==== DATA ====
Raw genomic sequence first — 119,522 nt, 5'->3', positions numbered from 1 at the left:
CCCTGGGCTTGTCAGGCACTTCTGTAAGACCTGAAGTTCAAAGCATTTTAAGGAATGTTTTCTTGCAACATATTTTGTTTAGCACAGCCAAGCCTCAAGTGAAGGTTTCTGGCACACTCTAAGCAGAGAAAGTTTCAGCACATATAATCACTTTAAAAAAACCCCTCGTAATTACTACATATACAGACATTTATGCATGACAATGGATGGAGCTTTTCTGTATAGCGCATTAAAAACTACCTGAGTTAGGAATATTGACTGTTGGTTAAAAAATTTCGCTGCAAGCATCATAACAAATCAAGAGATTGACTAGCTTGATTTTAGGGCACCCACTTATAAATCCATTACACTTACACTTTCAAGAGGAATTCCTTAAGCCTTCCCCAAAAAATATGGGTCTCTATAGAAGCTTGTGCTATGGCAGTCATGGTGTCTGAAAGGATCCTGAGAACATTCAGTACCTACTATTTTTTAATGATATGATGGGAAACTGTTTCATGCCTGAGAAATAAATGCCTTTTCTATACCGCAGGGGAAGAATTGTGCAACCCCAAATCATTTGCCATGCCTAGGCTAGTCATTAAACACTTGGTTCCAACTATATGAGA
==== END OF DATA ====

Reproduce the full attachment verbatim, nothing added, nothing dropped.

Raw genomic sequence first — 119,522 nt, 5'->3', positions numbered from 1 at the left:
CCCTGGGCTTGTCAGGCACTTCTGTAAGACCTGAAGTTCAAAGCATTTTAAGGAATGTTTTCTTGCAACATATTTTGTTTAGCACAGCCAAGCCTCAAGTGAAGGTTTCTGGCACACTCTAAGCAGAGAAAGTTTCAGCACATATAATCACTTTAAAAAAACCCCTCGTAATTACTACATATACAGACATTTATGCATGACAATGGATGGAGCTTTTCTGTATAGCGCATTAAAAACTACCTGAGTTAGGAATATTGACTGTTGGTTAAAAAATTTCGCTGCAAGCATCATAACAAATCAAGAGATTGACTAGCTTGATTTTAGGGCACCCACTTATAAATCCATTACACTTACACTTTCAAGAGGAATTCCTTAAGCCTTCCCCAAAAAATATGGGTCTCTATAGAAGCTTGTGCTATGGCAGTCATGGTGTCTGAAAGGATCCTGAGAACATTCAGTACCTACTATTTTTTAATGATATGATGGGAAACTGTTTCATGCCTGAGAAATAAATGCCTTTTCTATACCGCAGGGGAAGAATTGTGCAACCCCAAATCATTTGCCATGCCTAGGCTAGTCATTAAACACTTGGTTCCAACTATATGAGA